ONE FCC official has proposed that TikTok get banned from Apple and Android’s app stores over China-related data security concerns.
On Tuesday, FCC Commissioner Brendan Carr asked Apple and Google to remove TikTok for “its pattern of surreptitious data practices.”
Carr shared the contents of the letter in a Tweet, where he added that “[TikTok] harvests swaths of sensitive data that new reports show is being accessed in Beijing.”
The official letter, which was penned to Apple CEO Tim Cook and Alphabet CEO Sundar Pichai, cites reports that claim TikTok is non-compliant with their app stores’ policies.
“As you know TikTok is an app that is available to millions of Americans through your app stores, and it collects vast troves of sensitive data about those US users,” Carr said.
TikTok is owned by Beijing-based ByteDance — an organization that is “beholden to the Communist Party of China and required by the Chinese law to comply with PRC’s surveillance demands,” per Carr.
The Commissioner noted that TikTok is guilty of collating data from its users, including search and browsing histories, keystroke patterns, biometric identifiers, and draft messages.
“TikTok is not what it appears to be on the surface. It is not just an app for sharing funny videos or memes.”
“That’s the sheep’s clothing. At its core, TikTok functions as a sophisticated surveillance tool that harvests extensive amounts of personal and sensitive data.”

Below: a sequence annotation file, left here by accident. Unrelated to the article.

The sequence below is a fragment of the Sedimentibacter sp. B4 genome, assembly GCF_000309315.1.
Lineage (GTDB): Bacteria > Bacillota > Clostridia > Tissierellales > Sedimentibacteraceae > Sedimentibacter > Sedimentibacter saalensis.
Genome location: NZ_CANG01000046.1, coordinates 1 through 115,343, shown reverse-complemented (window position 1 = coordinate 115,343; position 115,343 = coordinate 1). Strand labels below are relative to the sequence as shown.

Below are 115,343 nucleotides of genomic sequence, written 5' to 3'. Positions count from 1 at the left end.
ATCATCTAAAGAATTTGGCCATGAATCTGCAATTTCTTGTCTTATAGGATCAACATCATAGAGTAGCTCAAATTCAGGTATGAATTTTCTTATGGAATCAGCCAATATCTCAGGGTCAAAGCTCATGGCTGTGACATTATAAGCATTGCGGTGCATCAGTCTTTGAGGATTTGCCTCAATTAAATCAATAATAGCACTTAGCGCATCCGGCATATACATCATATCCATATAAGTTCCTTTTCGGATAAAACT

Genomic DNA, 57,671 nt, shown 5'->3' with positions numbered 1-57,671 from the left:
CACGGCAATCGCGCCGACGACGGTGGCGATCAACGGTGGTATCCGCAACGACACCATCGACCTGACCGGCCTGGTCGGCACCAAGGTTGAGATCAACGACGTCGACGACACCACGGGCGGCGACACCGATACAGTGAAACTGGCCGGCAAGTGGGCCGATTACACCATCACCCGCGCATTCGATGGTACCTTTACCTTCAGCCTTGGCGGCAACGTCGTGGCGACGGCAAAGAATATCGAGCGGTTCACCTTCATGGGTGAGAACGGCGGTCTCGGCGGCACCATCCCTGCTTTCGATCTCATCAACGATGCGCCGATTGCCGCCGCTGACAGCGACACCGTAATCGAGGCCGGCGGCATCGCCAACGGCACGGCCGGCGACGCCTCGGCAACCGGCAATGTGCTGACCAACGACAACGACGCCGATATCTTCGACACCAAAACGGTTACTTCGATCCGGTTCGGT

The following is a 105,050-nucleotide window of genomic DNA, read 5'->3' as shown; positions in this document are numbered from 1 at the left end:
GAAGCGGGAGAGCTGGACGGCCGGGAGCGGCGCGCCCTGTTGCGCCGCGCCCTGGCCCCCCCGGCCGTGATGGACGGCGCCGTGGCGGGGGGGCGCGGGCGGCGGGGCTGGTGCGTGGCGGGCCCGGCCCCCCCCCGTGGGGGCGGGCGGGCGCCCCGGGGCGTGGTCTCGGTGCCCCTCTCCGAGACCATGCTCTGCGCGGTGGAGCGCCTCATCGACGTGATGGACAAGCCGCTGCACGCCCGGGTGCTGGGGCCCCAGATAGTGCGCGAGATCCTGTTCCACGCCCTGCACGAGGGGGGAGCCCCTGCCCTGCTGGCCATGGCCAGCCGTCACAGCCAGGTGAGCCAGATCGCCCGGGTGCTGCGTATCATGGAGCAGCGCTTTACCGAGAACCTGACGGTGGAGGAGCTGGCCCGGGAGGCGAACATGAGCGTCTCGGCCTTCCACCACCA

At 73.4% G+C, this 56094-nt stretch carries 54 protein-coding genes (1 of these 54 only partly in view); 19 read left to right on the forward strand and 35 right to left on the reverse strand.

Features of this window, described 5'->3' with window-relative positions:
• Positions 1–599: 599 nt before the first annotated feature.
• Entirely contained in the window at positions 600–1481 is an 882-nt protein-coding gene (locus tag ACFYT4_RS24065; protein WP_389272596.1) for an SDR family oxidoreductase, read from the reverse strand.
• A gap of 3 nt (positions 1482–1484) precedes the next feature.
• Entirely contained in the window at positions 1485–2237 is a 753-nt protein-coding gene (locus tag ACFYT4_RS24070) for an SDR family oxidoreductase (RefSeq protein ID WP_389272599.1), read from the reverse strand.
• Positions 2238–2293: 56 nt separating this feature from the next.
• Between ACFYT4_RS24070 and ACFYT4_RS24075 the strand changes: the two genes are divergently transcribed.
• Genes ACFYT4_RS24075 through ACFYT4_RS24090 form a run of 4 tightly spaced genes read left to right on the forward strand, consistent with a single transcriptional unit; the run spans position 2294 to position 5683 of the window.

Carr’s remarks and letter come shortly after BuzzFeed published a report that claims US user data was repeatedly accessed by China.
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Buzzfeed journalists gained access to leaked audio from more than 80 internal TikTok meetings.
Their investigation found 14 statements from nine different TikTok employees which indicated that engineers in China had access to US data between September 2021 and January 2022 – at least.
“Everything is seen in China,” a member of TikTok’s Trust and Safety department said in a September 2021 meeting, per Buzzfeed.
Meanwhile, a director referred to one Beijing-based engineer as a “Master Admin” with “access to everything.”
In response, a TikTok spokesperson told Buzzfeed: “We know we’re among the most scrutinized platforms from a security standpoint, and we aim to remove any doubt about the security of US user data.”
“That’s why we hire experts in their fields, continually work to validate our security standards, and bring in reputable, independent third parties to test our defenses.”
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For years, US officials have expressed concern over TikTok, its data collation, and its links to China’s government.
The Sun has reached out to TikTok for comment but has not heard back.